1 and the rest of it.
2 I'm going to show you some other documents that have to do with
3 Velepromet. Do you know, did you ever learn from anyone that only such
4 people could be released from Velepromet who were under the control of
5 the security organ, that that organ was the only body that did -- did
7 A. No. As I've already said, I know what Captain Borisavljevic told
8 me in 1995. He clearly pointed out that this is about material assets,
9 war booty, and it all stayed in that centre.
10 And, secondly, Borisavljevic, of all persons detained and
11 screened as possibly having committed war crimes, had to be transferred
12 to the barracks for their even safety. When they were leaving during the
13 final operations on the 19th or 20th, I don't know, Ljubinko stayed
14 behind. And all the time when I was talking to him I had the impression
15 that he was a member of the TO and that's why he stayed behind. Now,
16 who he went to see in Belgrade and why, I don't understand. They could
17 have prepared him right there. There was a security organ, Sljivancanin,
18 and so on, and Borisavljevic himself who had been in the service quite
19 some time.
20 Now, I cannot say any more about this. I only know what he told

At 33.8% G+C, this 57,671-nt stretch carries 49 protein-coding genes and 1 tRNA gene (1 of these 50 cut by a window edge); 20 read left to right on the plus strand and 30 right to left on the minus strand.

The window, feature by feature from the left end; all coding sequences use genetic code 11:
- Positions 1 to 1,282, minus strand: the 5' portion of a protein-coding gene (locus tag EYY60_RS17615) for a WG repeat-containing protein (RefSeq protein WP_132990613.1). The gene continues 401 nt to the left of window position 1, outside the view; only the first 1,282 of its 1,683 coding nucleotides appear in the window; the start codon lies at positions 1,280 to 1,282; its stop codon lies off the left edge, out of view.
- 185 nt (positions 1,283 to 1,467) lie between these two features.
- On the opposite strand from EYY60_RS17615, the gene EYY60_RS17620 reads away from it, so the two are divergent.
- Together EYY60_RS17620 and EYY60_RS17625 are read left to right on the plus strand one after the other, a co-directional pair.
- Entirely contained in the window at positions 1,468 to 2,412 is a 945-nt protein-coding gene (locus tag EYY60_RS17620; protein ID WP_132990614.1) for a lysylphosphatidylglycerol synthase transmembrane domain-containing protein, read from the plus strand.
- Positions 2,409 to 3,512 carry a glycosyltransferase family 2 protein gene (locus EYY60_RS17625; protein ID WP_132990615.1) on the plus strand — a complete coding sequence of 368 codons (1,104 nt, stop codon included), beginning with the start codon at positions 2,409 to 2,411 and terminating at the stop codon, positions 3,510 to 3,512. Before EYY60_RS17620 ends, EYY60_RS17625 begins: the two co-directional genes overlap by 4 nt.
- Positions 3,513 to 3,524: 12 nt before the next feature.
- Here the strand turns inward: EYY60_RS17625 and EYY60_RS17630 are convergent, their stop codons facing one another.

21 me in 1995 and on the basis of that, I gave evidence. And it's important
22 to me that they were transferred. When there was a danger for them,
23 because Arkan was there, then he transferred the people to the barracks
24 in order to protect them, which means that he had a group of people for
25 whom he -- he was in charge of them, operatively. But he certainly
1 wasn't in charge of everybody.
2 Q. He told you that he transferred some people from Velepromet to
3 the barracks because, otherwise, they would have been in danger.
4 A. Yes.
5 Q. Thank you.
6 MR. ZIVANOVIC: May we see D81, please.
7 Q. [Interpretation] This is a certificate which certifies that
8 Marko Crevar was authorised by the above command to take over two
9 prisoners from Velepromet in Vukovar, and I believe that you can see who
10 signed it?
11 A. The signature is illegible but since he is a major --
12 Q. Yeah, well, this could also be enlarged. At any rate, we can
13 tell that the person in question is a major. I think that the printed
14 name is legible too.
15 But why am I showing this? It follows from this, as far as I can
16 tell, that not every prisoner could be taken out of Velepromet without a
17 written approval of the security organ. Do you agree?
18 A. But this doesn't says "Velepromet." It says "unit command,
19 Negoslavci." And there is no security officer here. Well, if you can
20 tell me who signed this, I cannot --
21 Q. But the name is printed too. Perhaps we could enlarge it some
23 A. Yes, it could be Veselin Sljivancanin.
24 Q. And, as for a Velepromet, I believe that the last sentence
25 mentions Velepromet.
1 At any rate, we can move on to another document.
2 MR. ZIVANOVIC: May we see, please, D82.